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The Mass Media

The Mass Media

The Mass Media

Globally Connected: Mayan Women During Zapatista Uprising

Imagine yourself removed from everything you know, leaving behind all the amenities that you so often take for granted growing up in the United States. Most importantly, delete peace from your life and replace it with a combat zone.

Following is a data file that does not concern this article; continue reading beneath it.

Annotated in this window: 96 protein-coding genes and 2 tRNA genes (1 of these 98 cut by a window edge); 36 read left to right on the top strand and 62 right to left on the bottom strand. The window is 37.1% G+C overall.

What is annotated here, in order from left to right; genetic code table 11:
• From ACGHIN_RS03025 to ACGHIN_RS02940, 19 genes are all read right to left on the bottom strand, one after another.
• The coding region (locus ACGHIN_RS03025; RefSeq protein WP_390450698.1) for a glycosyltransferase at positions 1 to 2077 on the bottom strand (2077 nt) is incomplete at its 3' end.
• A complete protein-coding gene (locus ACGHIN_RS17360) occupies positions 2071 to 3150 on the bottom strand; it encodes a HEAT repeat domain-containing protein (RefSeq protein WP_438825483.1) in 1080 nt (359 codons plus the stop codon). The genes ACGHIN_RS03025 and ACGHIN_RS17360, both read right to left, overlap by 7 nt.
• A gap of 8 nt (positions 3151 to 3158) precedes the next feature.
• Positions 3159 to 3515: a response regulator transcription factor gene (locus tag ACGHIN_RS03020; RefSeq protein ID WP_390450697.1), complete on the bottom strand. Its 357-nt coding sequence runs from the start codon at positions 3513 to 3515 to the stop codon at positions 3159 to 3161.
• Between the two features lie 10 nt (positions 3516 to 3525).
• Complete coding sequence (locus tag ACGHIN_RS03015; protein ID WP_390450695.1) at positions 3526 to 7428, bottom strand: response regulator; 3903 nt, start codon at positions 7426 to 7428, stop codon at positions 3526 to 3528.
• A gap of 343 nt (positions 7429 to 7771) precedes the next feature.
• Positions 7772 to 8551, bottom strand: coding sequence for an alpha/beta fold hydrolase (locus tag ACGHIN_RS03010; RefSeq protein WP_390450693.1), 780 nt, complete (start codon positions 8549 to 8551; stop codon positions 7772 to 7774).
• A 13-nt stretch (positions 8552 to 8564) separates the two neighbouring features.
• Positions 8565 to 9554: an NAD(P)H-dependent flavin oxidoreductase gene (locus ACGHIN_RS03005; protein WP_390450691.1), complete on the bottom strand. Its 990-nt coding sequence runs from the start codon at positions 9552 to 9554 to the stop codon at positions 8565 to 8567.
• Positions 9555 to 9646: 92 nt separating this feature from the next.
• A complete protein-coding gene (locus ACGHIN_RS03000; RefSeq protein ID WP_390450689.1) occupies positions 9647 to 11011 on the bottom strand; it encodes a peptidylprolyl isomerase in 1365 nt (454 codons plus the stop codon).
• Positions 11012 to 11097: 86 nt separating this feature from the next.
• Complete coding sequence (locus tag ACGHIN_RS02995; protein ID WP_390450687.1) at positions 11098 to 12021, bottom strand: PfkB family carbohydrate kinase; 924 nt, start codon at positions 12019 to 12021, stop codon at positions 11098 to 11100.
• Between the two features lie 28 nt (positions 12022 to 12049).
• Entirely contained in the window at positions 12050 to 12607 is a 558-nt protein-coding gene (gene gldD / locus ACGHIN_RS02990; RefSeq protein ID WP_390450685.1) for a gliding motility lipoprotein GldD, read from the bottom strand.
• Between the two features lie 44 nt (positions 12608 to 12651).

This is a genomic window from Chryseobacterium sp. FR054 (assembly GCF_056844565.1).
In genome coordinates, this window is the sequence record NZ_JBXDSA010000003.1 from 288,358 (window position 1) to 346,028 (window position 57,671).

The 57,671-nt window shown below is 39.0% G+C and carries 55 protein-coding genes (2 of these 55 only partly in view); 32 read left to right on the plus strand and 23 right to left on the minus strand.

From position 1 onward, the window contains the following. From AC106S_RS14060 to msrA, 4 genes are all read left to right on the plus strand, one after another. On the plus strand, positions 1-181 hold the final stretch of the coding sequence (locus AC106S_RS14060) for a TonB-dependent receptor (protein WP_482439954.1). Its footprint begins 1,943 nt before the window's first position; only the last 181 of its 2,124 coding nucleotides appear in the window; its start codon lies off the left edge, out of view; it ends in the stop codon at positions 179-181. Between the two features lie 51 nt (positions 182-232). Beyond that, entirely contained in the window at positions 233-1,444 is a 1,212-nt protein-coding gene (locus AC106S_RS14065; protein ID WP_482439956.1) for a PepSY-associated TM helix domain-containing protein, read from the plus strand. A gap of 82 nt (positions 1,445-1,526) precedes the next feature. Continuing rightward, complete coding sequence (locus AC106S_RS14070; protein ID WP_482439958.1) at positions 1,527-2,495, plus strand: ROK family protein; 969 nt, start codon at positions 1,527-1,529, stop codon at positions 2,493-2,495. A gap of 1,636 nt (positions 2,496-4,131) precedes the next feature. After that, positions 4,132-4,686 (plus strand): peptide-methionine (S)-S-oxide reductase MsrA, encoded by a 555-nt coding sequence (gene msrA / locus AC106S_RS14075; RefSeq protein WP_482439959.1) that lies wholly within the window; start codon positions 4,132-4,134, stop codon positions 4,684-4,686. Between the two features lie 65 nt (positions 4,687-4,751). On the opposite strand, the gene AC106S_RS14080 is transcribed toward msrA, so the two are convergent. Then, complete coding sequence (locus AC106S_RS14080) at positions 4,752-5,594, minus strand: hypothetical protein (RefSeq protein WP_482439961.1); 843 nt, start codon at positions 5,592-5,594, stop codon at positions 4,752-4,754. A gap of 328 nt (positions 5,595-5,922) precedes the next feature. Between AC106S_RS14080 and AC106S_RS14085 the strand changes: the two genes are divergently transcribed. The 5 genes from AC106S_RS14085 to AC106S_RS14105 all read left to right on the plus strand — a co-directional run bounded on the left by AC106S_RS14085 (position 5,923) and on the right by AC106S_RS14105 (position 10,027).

This is what Alyx Kellington did, and she took her camera along for the journey. On September 30, Kellington and her camera gave a presentation in the Harbor Art Gallery titled “Women and War,” sponsored by the Veteran’s Center and the Women’s Center. She brought with her a collection of photos and stories from the 1994 uprising of the Zapatista people in Chiapas, Mexico. Kellington was born and raised in Austin, Texas, with an older brother and father who served in the military. As a child, she says, she was a not very aware of the Vietnam War and how badly soldiers were treated after returning stateside. In 1980, when she was a teenager working at a mall, she realized that her tax money was spent for the war in El Salvador, which she did not support. With the desire to make change, she moved to Dominican Republic in 1985 to learn Spanish and to survive without modern conveniences such as electricity and running water. Later, she moved to El Salvador with her camera in hand. With these foreign experiences to motivate her, she came back to the United States traveling to Boston, to attend the New England School of Photography as a major in Photojournalism. After earning her degree she began her freelance career by returning to El Salvador and experiencing their civil war. Currently, she has retired from her photojournalism career and devoted her time to the care for her mother. During her career she has contributed photos to Newsweek, The Los Angeles Times, The New York Times, The Washington Post and The Boston Globe. The conflict began in 1994, with the dawning of NAFTA (North American Free Trade Agreement), supported by Canada, the United States and Mexico. Mexican ruling class favored this agreement, looking for a more profitable and economically stable Mexico. However, NAFTA overlooked the poor indigenous people, in particular the present day Mayan tribe, located in the southern Mexican town of Chiapas. The tribe’s livelihood was centered on the community marketplace where they sold their agricultural and hand-made textiles. With NAFTA in place the Mayan economy and way of life was all together devastated. Immediately following, a Mayan guerrilla group named Zapatista, started fighting against Mexican government. Kellington spent the first six months of the uprising with guerrilla Zapatistas and suffering Mayans.